HOW I GOT HERE - by Lift The Visor Founder, Jory Elliott

 

 

In May of 2016, at the first event of the season for our race team, the deterioration of my mental health was already well underway. As is the case with so many who struggle with mental health challenges, I was completely unaware that I was on the verge of a major meltdown.

 

That weekend, I lost my temper on my family and crew members over ongoing issues with the race car, in a way that was unhealthy, no matter how you look at it. I was in fact in such a bad place that weekend that I quit racing all together, right there on the spot.

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Jory (far left) with family, crew and supporters, celebrating in the winner's circle at the MOPAR Nitro Jam Nationals, four years prior to quitting in the spring of 2016.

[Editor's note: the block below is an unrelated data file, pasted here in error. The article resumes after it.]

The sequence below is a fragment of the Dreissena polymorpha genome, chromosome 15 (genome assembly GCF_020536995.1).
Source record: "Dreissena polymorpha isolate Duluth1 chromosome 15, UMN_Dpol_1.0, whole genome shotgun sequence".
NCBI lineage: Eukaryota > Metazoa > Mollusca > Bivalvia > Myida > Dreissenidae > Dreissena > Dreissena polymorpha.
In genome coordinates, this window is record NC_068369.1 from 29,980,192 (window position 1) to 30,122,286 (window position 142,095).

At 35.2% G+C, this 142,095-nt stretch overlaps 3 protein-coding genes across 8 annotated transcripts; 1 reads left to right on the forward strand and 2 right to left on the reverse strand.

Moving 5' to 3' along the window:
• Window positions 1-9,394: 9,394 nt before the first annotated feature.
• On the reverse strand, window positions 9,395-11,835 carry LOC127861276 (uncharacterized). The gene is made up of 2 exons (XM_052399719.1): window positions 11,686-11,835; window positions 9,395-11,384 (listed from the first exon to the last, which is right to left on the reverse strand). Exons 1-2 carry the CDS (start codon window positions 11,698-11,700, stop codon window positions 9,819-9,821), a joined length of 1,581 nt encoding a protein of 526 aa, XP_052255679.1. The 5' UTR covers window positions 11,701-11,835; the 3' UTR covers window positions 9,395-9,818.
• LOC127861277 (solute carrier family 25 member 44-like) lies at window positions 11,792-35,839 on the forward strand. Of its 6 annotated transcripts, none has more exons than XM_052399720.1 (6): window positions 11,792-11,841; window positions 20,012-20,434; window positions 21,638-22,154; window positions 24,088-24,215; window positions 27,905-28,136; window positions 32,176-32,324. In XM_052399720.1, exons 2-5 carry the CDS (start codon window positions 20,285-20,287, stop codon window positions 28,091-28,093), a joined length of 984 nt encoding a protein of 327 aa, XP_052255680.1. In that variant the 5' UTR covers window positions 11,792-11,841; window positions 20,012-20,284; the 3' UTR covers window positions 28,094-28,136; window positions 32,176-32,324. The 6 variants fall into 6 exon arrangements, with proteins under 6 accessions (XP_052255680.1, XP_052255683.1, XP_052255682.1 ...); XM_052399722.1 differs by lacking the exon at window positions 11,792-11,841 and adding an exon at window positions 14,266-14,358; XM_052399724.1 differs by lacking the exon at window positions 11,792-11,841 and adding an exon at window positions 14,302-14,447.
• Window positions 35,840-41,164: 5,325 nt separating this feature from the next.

But that wasn’t the beginning of it, oh no, there were plenty of signs throughout my life that I wasn’t living a life that aligned with me fully, but instead was living in a dark shadow of thought, feeding me stories about what I needed to be to not only fit in, but get ahead. That included letting people down on multiple occasions, both in work and personal life, it involved overconsumption of alcohol to escape from day to day life, and I lived as though I had license to brush the moments off when I treated others in a way that I wouldn’t have wanted to be treated myself. 

 

The culmination of all those bad behaviors really started to come to a head in the fall of 2015, during my first season as a full-time ice hockey coach. That experience, as it turns out, was when the writing first started to appear on the proverbial wall at a torrid pace.

I had made the decision in early 2015, at 34 years old nonetheless, that I was finally going to chase the goal of becoming a full-time hockey coach. That’s not a choice many ordinary people have the courage to attempt in their lives, let alone at that age and with as little experience in the game as I had. But it was a date with destiny, much bigger than any practice plan or score in a hockey game, that I was supposed to meet through that decision.